A French Supreme Court judgment has confirmed that an employee cannot be dismissed for taking legal action against his or her employer.

By: Jean-Benoit Cottin

Firm: Capstan

In France, a dismissal that violates a fundamental right is null and void (for example, dismissal violating the employee's freedom of expression) unless the employee abuses his or her right.

A dismissal resulting from a legal action brought or likely to be brought by an employee against his or her employer is therefore null and void because it infringes a constitutional right. A decision of the French Supreme Court of 20 March 2019 ruled that the dismissal of an employee after the latter's had started an action to have his harassment recognised is null and void. The dismissal letter criticised the employee for bringing an action before a judge against the company and its managers.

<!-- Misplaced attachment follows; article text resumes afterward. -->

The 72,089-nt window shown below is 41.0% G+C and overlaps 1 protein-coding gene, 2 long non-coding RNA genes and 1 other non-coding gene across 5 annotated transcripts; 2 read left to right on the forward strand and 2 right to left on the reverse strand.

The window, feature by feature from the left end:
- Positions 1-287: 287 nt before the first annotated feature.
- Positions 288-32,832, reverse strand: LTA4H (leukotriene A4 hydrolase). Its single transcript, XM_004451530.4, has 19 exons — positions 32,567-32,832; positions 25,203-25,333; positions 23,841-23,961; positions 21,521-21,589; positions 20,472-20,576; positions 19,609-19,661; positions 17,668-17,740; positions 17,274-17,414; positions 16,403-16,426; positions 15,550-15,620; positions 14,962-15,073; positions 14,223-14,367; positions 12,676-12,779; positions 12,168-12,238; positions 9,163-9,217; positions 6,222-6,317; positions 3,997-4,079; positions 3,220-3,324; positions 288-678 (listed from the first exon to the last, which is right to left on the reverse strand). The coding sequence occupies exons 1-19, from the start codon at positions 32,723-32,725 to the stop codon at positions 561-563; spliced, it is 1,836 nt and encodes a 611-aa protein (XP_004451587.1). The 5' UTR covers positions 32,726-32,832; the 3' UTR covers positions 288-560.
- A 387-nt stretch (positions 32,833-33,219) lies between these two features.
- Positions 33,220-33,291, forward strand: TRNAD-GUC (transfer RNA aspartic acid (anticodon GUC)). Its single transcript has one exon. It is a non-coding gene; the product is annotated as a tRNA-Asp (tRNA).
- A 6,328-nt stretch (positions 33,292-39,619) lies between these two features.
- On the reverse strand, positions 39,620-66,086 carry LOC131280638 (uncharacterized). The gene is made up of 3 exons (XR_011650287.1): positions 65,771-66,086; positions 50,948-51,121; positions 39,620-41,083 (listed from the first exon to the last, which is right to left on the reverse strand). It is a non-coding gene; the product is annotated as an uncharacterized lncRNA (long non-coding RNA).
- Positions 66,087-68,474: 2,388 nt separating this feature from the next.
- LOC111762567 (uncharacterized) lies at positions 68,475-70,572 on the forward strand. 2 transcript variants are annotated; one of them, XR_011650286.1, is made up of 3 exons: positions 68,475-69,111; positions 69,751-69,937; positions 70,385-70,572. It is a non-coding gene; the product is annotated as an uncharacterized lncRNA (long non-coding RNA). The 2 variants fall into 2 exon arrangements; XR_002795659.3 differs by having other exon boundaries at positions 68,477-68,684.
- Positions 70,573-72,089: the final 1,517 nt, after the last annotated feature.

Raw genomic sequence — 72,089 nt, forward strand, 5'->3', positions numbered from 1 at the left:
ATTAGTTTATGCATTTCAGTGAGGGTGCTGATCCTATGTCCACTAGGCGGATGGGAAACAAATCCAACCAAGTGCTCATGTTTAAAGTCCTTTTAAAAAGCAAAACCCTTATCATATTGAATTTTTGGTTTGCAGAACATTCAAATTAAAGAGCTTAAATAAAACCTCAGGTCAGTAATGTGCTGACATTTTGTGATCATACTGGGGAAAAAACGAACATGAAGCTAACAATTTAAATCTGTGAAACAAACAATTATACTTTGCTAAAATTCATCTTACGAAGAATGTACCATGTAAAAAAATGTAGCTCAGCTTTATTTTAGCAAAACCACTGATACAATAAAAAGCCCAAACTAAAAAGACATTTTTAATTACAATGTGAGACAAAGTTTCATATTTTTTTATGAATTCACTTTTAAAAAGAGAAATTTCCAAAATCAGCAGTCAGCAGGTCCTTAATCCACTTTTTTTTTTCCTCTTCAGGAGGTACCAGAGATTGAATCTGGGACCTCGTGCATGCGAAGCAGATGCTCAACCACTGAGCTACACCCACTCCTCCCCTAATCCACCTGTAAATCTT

The Supreme Court has already annulled the dismissal of employees who had taken legal action against their employers, even if the dismissal was based on another ground (which masked the real reason), and the dismissal of employees who threatened to do so.

Please note that the fact that the employee's legal action has no basis is irrelevant in these circumstances.